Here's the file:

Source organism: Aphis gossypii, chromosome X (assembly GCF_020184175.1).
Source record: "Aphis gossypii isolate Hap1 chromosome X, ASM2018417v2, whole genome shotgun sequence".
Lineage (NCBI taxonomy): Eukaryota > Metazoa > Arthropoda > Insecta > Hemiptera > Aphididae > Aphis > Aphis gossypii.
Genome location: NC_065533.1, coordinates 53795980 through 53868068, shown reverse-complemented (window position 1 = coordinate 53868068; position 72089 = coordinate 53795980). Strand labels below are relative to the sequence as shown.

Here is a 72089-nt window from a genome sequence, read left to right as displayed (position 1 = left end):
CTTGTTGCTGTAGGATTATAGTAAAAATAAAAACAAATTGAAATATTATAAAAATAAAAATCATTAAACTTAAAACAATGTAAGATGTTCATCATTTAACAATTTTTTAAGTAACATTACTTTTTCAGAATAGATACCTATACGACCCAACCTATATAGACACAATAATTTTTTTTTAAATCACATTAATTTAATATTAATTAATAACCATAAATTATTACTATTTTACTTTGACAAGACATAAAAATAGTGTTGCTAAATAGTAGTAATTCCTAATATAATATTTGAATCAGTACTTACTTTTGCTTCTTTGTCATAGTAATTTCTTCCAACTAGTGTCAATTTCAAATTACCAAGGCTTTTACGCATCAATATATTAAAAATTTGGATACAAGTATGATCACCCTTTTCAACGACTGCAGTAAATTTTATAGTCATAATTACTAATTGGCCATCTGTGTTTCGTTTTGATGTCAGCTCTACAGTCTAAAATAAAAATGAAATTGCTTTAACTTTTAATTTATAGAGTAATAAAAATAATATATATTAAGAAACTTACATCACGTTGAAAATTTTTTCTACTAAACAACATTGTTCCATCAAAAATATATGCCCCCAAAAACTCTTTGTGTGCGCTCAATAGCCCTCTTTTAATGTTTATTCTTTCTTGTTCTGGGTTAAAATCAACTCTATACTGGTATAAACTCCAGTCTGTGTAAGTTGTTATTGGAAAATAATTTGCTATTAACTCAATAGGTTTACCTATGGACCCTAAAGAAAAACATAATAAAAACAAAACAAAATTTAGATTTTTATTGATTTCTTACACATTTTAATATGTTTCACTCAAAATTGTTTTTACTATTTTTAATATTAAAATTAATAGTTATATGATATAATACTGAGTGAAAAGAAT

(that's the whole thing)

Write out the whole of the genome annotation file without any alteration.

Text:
Source organism: Aphis gossypii, chromosome X (assembly GCF_020184175.1).
Source record: "Aphis gossypii isolate Hap1 chromosome X, ASM2018417v2, whole genome shotgun sequence".
Lineage (NCBI taxonomy): Eukaryota > Metazoa > Arthropoda > Insecta > Hemiptera > Aphididae > Aphis > Aphis gossypii.
Genome location: NC_065533.1, coordinates 53795980 through 53868068, shown reverse-complemented (window position 1 = coordinate 53868068; position 72089 = coordinate 53795980). Strand labels below are relative to the sequence as shown.

Here is a 72089-nt window from a genome sequence, read left to right as displayed (position 1 = left end):
CTTGTTGCTGTAGGATTATAGTAAAAATAAAAACAAATTGAAATATTATAAAAATAAAAATCATTAAACTTAAAACAATGTAAGATGTTCATCATTTAACAATTTTTTAAGTAACATTACTTTTTCAGAATAGATACCTATACGACCCAACCTATATAGACACAATAATTTTTTTTTAAATCACATTAATTTAATATTAATTAATAACCATAAATTATTACTATTTTACTTTGACAAGACATAAAAATAGTGTTGCTAAATAGTAGTAATTCCTAATATAATATTTGAATCAGTACTTACTTTTGCTTCTTTGTCATAGTAATTTCTTCCAACTAGTGTCAATTTCAAATTACCAAGGCTTTTACGCATCAATATATTAAAAATTTGGATACAAGTATGATCACCCTTTTCAACGACTGCAGTAAATTTTATAGTCATAATTACTAATTGGCCATCTGTGTTTCGTTTTGATGTCAGCTCTACAGTCTAAAATAAAAATGAAATTGCTTTAACTTTTAATTTATAGAGTAATAAAAATAATATATATTAAGAAACTTACATCACGTTGAAAATTTTTTCTACTAAACAACATTGTTCCATCAAAAATATATGCCCCCAAAAACTCTTTGTGTGCGCTCAATAGCCCTCTTTTAATGTTTATTCTTTCTTGTTCTGGGTTAAAATCAACTCTATACTGGTATAAACTCCAGTCTGTGTAAGTTGTTATTGGAAAATAATTTGCTATTAACTCAATAGGTTTACCTATGGACCCTAAAGAAAAACATAATAAAAACAAAACAAAATTTAGATTTTTATTGATTTCTTACACATTTTAATATGTTTCACTCAAAATTGTTTTTACTATTTTTAATATTAAAATTAATAGTTATATGATATAATACTGAGTGAAAAGAAT